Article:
Maintenance / By CW5 Michael D. Cavaco: The Stubby Pencil Maintenance Burden. We’ve all been there… Showtime three hours prior to takeoff, crank to meet commo check, takeoff at noon for a five-hour mission, hit the FARP, and back to the house – mission complete. Or is it?
AH-64 Apache helicopters from 3rd Combat Aviation Brigade, 3rd Infantry Division, await to be reassembled October 27, 2019, in Volos, Greece. 3-CAB is arriving in Europe in support of Atlantic Resolve to conduct bilateral, joint, and multinational training. / U.S. ARMY PHOTO BY SPC ELLIOTT PAGE, 21ST THEATER SUSTAINMENT CMD
The chances are pretty high in that scenario that a 1200 takeoff and engine shutdown at 1722 got logged as 5.5 flight hours. We’ve all heard the excuses – “The FAA starts the clock when the engine starts, so I’m getting credit where it’s due” or “Close enough for government work.” But they’re just that… excuses. But does that extra two-tenths of an hour really matter?
The short answer is yes. The tendency might be to think that rounding occurs in both directions and cancels each other out, but that is decidedly not the case.
In an effort to capture the difference between actual flight time recorded by onboard systems and flight time logged by aircrews, AMCOM studied actual ULLS-A aircrew flight logs (DA Form 2408-12) and compared them to UH-60 Health and Usage Monitoring Systems (HUMS) over the course of a year in 2006. HUMS flight data was tracked using rotor speed (>95%), Weight-on-wheels switch (in flight), combined torque (>40%) and radar altitude (>5 feet).
Recorded vs. Logged
Right out of the gate, there were some very interesting findings – remarkably, 45% of all flights ended on the hour or the half hour. More importantly, the study determined that HUMS recorded 15,945.6 flight hours across four units, two deployed and two in garrison. However, the 2408-12s for the same flights totaled 18,541.4 flight hours. That’s a difference of 2,595.8 flight hours – hours that were logged, but not flown – or six extra (unnecessary) phases per year. Put another way, eliminating that difference also eliminates the following for a CAB: 88 inspections, 116 unavailable days, over 2,000 maintenance man-hours, and saves approximately $2.9M in flying hour funding.
The obvious result is that aircrews are logging approximately 16% more flight time than the aircraft is recording. By and large, this is done without malice, but the result is the same – increased maintenance burden. At a time when the demand for Army aviation support remains as high as ever, we can ill afford to accommodate recreational maintenance. It is imperative that we decrease this maintenance burden – consider it a “War on –M time.” There are multiple ways we can tackle this issue, most notably by completely re-addressing the scheduled maintenance program of all our airframes to make sure we are accomplishing the right task at the right time. This will take time and effort, but part and parcel to all of it is accurately capturing the operating hours on all the dynamic components and subsystems. In order to do that, we need to take the “stubby pencil” out of the equation.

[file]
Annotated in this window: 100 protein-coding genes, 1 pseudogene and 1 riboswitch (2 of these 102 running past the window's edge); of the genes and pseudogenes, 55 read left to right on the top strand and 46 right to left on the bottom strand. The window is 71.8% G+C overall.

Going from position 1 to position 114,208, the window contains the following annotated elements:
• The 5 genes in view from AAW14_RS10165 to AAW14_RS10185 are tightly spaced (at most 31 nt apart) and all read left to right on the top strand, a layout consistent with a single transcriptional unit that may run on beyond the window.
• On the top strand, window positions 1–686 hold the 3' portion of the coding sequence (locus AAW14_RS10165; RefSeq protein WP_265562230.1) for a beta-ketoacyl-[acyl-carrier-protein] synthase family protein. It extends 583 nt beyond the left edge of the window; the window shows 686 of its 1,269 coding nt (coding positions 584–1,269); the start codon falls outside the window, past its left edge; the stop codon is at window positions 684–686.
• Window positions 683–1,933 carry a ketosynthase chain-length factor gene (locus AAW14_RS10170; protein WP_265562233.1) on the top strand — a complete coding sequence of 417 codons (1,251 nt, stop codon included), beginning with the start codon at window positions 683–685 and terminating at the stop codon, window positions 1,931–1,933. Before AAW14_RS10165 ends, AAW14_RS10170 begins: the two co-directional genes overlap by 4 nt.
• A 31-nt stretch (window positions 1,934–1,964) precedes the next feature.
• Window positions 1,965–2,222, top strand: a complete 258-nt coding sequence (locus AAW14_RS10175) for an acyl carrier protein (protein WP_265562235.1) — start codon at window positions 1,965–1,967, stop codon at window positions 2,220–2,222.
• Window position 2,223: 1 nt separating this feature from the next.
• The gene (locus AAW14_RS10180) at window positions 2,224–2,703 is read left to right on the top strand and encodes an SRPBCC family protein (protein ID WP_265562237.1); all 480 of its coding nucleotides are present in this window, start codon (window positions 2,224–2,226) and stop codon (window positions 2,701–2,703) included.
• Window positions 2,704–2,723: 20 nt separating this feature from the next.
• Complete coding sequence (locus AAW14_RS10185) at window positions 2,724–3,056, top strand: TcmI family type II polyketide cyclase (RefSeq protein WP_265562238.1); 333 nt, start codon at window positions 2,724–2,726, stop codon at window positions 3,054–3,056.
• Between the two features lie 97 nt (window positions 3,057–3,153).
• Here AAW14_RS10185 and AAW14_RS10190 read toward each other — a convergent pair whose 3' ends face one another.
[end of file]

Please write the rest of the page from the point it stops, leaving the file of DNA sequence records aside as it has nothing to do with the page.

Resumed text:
Removing the Stubby Pencil
So, how do we do that? Our modernized fleet all have some sort of health monitoring system that records the operation of the aircraft and its systems. And the data captured by these systems is the absolute most accurate way to compute flight time. Whether via the Black Hawk IVHMS, the Apache MDR, or the Chinook CPHE, we can capture this data post-flight to populate the flight pack (specifically, the DA Form 2408-13). Bottom line, the aircraft knows exactly what it flew, so why don’t we let the aircraft tell us when we need to perform scheduled maintenance? It makes sense, and it’s coming… and sooner rather than later.
There is currently an EXORD in staffing that will direct automated flight time reporting via aircraft systems. So, re-imagine the scenario from the beginning of this article. This time, end the scenario with “back to the house, MDR download, fill out the book, and then mission complete.” It’s not far-fetched, and there’s no good reason NOT to do it. There are still some details to be worked out regarding the daily execution of this task, particularly for those aircraft yet to be fielded with HUMS systems, but the savings in unnecessary maintenance leads to increased aircraft availability, and, ultimately, more flight time available for everybody.
Automated flight recording is just one small piece of Conditions-Based-Maintenance (CBM), but it’s the foundation for getting our scheduled maintenance right. We MUST continue to press forward to make sure all our aircraft and logistics information systems can capture each flight hour to the second. We simply can’t afford not to.
CW5 Michael D. Cavaco is the Aviation Branch Maintenance Officer, U.S. Army Aviation and Missile Command at Redstone Arsenal, AL.